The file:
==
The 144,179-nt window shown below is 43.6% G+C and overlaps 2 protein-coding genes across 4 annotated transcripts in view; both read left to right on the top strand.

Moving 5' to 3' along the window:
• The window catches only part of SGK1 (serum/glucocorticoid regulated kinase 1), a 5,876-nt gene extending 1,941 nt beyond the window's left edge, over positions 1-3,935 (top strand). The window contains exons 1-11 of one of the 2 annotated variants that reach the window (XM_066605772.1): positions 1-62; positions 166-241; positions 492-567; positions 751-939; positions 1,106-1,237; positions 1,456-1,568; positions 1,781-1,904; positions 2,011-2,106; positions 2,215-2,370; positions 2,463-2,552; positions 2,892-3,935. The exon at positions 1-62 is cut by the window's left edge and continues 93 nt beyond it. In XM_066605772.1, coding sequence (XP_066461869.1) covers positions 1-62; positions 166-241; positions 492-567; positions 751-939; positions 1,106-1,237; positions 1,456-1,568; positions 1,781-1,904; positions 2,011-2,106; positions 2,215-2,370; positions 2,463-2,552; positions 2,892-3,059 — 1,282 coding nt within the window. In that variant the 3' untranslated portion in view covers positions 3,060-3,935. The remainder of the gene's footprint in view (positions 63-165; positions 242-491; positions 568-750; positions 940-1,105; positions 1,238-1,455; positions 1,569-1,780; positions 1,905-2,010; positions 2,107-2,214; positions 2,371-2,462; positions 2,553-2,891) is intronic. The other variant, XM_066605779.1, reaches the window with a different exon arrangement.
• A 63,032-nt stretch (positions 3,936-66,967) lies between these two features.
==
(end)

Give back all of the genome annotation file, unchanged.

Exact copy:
The 144,179-nt window shown below is 43.6% G+C and overlaps 2 protein-coding genes across 4 annotated transcripts in view; both read left to right on the top strand.

Moving 5' to 3' along the window:
• The window catches only part of SGK1 (serum/glucocorticoid regulated kinase 1), a 5,876-nt gene extending 1,941 nt beyond the window's left edge, over positions 1-3,935 (top strand). The window contains exons 1-11 of one of the 2 annotated variants that reach the window (XM_066605772.1): positions 1-62; positions 166-241; positions 492-567; positions 751-939; positions 1,106-1,237; positions 1,456-1,568; positions 1,781-1,904; positions 2,011-2,106; positions 2,215-2,370; positions 2,463-2,552; positions 2,892-3,935. The exon at positions 1-62 is cut by the window's left edge and continues 93 nt beyond it. In XM_066605772.1, coding sequence (XP_066461869.1) covers positions 1-62; positions 166-241; positions 492-567; positions 751-939; positions 1,106-1,237; positions 1,456-1,568; positions 1,781-1,904; positions 2,011-2,106; positions 2,215-2,370; positions 2,463-2,552; positions 2,892-3,059 — 1,282 coding nt within the window. In that variant the 3' untranslated portion in view covers positions 3,060-3,935. The remainder of the gene's footprint in view (positions 63-165; positions 242-491; positions 568-750; positions 940-1,105; positions 1,238-1,455; positions 1,569-1,780; positions 1,905-2,010; positions 2,107-2,214; positions 2,371-2,462; positions 2,553-2,891) is intronic. The other variant, XM_066605779.1, reaches the window with a different exon arrangement.
• A 63,032-nt stretch (positions 3,936-66,967) lies between these two features.